Our most important finding is that the dispersion curve exists for any thickness of the TL and that its asymptotic frequency is zero. It is thus obvious that it must have a maximum for a finite propagation constant and thus, as in the agreement with other authors’ findings with layered structures [21,22], it possesses a negative as well as a zero group velocity.

The maximum of the magnetic field is at the interface between the TL and the dielectric at the zero frequency, while it shifts towards the doped region with increasing the frequency. In the case of short-wave plasmons, the frequency decreases and the magnetic field maximum shifts back towards the TL. The field penetration depth decreases faster than the speed of the maximum shift, therefore the plasmon energy concentrates more and more in the TLand the confinement increases.

Some typical field distributions are shown in the Figs. 4–7. The general field distribution of all SPPs propagating on a surface with a graded TL is very similar. The magnetic fields decrease rapidly on both sides and contrary to the conventional SPPs, they have rounded peaks. Depending on the SPP’s wavelength and the TL thickness, the central part of the SPPs may be only an interpolation of the field exponentially decreasing on the sides in the case of small wavenumbers and thin TL (Fig. 4), while it becomes the most important part of the short-wave SPPs with a negative group velocity. The field distributions of SPPs are shown with both small (Fig. 4) and large wavenumbers (Fig. 6) propagating at a TL with a thickness of $1/{\beta}_{p}$. If the thickness of the TL is greater than $1/{\beta}_{p}$, the field becomes concentrated near the boundary between the TL and the undoped dielectric (Fig. 7). It does not penetrate the doped substrate in the case of a very thick TL.

An important property of surface plasmons is the confinement of energy. It is generally clear; for all surface plasmons, the confinement is determined by the horizontal distance of their point on the dispersion curve from the light line. The resulting penetration depth decreases as the plasmon’s wavelength decreases and thus the plasmon is more tied to the interface. In our case when the interface is not homogeneous, the dispersion curve lies below the conventional one so the field penetration decreases with the increasing wavenumber faster than in the case of a homogeneous interface. Thus in our case, the plasmon confinement is higher than that of the ones at a homogenous interface.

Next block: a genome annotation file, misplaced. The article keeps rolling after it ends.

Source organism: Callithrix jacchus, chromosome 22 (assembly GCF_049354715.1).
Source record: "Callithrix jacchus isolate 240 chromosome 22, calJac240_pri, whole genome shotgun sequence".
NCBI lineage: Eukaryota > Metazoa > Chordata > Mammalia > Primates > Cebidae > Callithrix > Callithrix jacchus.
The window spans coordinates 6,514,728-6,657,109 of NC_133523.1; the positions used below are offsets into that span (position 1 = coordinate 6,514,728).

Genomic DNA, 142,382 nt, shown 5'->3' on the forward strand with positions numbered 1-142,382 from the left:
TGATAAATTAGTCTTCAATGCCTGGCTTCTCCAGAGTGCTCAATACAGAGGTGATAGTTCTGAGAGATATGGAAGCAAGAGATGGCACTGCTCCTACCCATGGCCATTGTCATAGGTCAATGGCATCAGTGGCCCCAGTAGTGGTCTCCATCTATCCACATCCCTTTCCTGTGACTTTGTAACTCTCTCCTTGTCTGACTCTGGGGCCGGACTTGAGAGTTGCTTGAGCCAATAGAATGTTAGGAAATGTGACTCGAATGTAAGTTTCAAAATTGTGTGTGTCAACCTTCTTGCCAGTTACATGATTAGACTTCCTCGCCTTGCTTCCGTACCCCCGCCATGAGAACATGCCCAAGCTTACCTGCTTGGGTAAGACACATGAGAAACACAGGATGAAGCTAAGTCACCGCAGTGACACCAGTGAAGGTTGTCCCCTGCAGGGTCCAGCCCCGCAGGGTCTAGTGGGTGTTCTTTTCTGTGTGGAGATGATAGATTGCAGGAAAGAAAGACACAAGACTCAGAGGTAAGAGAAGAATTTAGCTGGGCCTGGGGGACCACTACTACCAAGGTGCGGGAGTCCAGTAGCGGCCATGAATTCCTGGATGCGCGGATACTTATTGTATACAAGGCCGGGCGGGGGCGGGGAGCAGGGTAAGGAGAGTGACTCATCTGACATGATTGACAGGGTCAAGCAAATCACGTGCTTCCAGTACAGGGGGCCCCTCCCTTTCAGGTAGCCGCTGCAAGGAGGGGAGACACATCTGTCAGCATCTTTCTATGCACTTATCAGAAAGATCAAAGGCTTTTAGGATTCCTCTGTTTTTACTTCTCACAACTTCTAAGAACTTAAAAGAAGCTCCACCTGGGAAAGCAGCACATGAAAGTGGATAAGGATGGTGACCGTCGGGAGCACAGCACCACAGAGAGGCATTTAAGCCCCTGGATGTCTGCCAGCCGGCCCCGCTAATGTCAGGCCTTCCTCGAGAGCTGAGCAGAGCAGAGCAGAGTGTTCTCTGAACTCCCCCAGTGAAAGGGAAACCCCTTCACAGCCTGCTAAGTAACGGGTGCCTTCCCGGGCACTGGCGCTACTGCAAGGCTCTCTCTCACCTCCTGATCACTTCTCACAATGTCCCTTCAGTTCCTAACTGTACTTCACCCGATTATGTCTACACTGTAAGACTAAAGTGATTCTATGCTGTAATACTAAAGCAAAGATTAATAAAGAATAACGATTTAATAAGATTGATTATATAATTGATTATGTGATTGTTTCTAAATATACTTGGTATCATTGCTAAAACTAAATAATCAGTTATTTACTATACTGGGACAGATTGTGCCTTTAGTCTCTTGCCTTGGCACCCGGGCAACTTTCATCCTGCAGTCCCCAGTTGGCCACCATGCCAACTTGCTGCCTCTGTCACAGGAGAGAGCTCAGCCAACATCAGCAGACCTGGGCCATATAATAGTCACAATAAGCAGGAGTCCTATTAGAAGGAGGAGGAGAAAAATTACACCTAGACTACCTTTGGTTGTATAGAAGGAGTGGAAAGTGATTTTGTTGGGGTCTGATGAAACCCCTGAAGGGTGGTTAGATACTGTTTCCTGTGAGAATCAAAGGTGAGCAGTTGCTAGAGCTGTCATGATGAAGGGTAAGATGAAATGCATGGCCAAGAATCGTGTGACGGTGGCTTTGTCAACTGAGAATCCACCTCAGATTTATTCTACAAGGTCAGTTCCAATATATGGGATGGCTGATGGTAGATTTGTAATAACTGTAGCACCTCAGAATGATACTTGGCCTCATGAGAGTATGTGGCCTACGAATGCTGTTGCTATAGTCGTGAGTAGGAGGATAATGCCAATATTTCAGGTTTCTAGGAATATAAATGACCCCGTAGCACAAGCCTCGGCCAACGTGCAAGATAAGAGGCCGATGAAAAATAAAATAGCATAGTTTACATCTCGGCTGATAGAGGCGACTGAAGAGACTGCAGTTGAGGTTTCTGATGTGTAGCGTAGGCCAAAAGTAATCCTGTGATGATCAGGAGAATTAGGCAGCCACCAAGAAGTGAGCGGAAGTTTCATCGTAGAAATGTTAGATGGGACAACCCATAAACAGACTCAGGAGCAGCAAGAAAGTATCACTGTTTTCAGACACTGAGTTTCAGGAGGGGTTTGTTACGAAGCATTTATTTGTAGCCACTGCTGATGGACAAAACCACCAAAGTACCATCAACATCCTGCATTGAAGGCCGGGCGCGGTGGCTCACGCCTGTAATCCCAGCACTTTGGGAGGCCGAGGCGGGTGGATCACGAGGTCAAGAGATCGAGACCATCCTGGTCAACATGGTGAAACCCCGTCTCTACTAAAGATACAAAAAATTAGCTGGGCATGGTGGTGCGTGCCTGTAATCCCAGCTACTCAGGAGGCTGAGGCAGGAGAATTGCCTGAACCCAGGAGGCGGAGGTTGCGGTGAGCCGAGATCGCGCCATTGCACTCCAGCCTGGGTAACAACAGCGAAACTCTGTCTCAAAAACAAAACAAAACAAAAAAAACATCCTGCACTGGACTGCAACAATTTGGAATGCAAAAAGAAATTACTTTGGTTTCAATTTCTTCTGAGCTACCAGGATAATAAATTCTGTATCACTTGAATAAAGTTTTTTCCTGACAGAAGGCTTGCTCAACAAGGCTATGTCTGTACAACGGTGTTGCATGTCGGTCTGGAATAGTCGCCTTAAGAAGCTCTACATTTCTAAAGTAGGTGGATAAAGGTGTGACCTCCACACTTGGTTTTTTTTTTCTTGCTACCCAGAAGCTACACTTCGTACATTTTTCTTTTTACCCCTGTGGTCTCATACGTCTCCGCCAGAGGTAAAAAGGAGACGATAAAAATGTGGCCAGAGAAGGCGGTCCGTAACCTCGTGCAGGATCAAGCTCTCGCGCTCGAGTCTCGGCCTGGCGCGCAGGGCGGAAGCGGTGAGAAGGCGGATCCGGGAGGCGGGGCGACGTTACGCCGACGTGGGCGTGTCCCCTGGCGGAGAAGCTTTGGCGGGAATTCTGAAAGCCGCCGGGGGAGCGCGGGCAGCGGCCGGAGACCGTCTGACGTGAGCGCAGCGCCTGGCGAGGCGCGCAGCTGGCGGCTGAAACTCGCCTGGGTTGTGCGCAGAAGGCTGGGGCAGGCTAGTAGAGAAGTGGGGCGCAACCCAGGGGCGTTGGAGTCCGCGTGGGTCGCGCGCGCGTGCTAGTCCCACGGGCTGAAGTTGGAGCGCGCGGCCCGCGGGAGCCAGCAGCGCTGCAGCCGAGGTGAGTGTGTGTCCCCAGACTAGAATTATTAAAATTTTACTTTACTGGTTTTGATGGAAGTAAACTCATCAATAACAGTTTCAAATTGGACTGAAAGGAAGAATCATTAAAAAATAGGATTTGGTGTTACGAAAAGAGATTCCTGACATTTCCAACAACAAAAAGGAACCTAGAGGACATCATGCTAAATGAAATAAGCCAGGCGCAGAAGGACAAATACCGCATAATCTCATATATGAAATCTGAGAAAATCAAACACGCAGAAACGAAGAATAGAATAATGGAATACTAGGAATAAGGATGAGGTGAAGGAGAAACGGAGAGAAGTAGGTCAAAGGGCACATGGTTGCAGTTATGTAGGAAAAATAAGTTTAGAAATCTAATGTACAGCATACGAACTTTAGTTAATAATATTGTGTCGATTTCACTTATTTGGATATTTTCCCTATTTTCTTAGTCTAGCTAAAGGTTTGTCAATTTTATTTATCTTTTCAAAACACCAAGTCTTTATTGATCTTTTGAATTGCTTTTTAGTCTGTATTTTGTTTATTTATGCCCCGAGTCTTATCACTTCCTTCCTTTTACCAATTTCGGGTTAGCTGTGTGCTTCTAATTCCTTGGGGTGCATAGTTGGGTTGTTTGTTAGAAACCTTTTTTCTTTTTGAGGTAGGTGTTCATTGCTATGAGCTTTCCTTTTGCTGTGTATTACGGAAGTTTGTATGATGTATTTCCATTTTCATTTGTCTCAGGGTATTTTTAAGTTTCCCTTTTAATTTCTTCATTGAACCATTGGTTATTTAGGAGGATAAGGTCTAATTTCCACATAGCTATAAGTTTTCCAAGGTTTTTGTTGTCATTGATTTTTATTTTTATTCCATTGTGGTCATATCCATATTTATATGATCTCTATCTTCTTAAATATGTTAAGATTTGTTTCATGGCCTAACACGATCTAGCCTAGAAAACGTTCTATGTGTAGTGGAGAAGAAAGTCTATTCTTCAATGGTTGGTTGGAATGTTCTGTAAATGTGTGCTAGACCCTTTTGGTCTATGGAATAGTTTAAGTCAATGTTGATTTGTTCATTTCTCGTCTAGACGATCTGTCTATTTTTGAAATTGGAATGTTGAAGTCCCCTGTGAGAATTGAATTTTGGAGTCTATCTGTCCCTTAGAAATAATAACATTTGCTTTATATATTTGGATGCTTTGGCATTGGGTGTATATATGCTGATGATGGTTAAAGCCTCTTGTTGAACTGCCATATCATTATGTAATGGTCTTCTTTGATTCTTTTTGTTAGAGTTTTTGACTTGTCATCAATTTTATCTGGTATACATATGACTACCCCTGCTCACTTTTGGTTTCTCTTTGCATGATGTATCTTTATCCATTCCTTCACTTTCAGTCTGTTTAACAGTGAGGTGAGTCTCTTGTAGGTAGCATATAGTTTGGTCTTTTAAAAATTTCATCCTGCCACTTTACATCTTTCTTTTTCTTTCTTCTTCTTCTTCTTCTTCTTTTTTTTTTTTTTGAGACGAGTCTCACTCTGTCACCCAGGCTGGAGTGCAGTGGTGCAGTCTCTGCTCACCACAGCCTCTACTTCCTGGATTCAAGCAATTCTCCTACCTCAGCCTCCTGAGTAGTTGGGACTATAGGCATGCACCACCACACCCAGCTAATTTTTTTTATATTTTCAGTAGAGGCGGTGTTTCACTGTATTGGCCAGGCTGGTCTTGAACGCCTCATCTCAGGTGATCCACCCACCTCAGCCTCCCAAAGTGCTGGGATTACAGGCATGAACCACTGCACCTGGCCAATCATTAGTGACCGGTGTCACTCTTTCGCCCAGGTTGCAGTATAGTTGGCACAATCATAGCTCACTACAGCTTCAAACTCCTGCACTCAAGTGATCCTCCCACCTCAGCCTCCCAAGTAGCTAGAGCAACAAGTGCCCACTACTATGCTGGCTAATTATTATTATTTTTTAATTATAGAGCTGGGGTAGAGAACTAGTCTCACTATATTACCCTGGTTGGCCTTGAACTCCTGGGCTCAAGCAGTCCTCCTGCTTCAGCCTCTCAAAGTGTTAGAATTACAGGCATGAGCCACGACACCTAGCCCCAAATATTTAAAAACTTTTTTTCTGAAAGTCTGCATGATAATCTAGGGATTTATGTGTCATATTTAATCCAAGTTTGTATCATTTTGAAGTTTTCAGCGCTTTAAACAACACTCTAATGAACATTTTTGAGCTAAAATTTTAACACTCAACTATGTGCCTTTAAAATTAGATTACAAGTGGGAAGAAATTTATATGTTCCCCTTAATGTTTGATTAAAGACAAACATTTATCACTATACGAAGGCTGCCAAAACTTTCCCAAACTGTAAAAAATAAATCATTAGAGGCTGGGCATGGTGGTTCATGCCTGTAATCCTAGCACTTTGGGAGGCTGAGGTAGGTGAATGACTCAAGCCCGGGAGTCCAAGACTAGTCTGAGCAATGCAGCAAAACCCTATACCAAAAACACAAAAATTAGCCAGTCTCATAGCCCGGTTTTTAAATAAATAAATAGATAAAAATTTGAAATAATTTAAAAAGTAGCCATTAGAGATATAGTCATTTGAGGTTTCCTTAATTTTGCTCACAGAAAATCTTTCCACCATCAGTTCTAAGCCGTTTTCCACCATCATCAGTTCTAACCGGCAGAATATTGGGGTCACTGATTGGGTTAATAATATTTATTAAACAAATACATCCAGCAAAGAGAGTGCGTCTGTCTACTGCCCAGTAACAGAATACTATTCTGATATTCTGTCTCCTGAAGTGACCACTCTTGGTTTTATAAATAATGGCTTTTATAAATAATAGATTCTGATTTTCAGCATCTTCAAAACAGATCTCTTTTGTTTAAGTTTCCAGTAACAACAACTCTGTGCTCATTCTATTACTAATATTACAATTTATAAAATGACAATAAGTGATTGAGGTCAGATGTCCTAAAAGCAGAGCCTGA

It has been shown that one stationary SPP exists for each thickness of TL. However, these modes differ in their ability to couple to an external source of light. A large MIB is neccesary to be able to couple practically to the slow light mode and also to enable the efficient energy accumulation without spatial spreading [17]. The second derivative of the dispersion curve at the maximum, which equals the first derivation of the group velocity, can be used as a criterium for MIB. The graph of group velocities versus propagation constant is presented in Fig. 8. The slopes of curves that are reciprocal to the MIB are increasing with rising the TL thickness. It may be concluded that a narrow TL supports stationary SPPs with better MIB, but at very short wavelengths. Some compromise would need to be found for practical applications. As can be seen the SPPs with a negative group velocity possess very low dispersion.

## 4. Conclusions

Details of properties of SPPs propagating in doped semiconductor structures with a continuous change in the permittivity are presented. In contrast to conventional SPPs, the magnetic field and its first spatial derivative are continuous functions. The maximum of the magnetic field is located at a plane with the zero permittivity.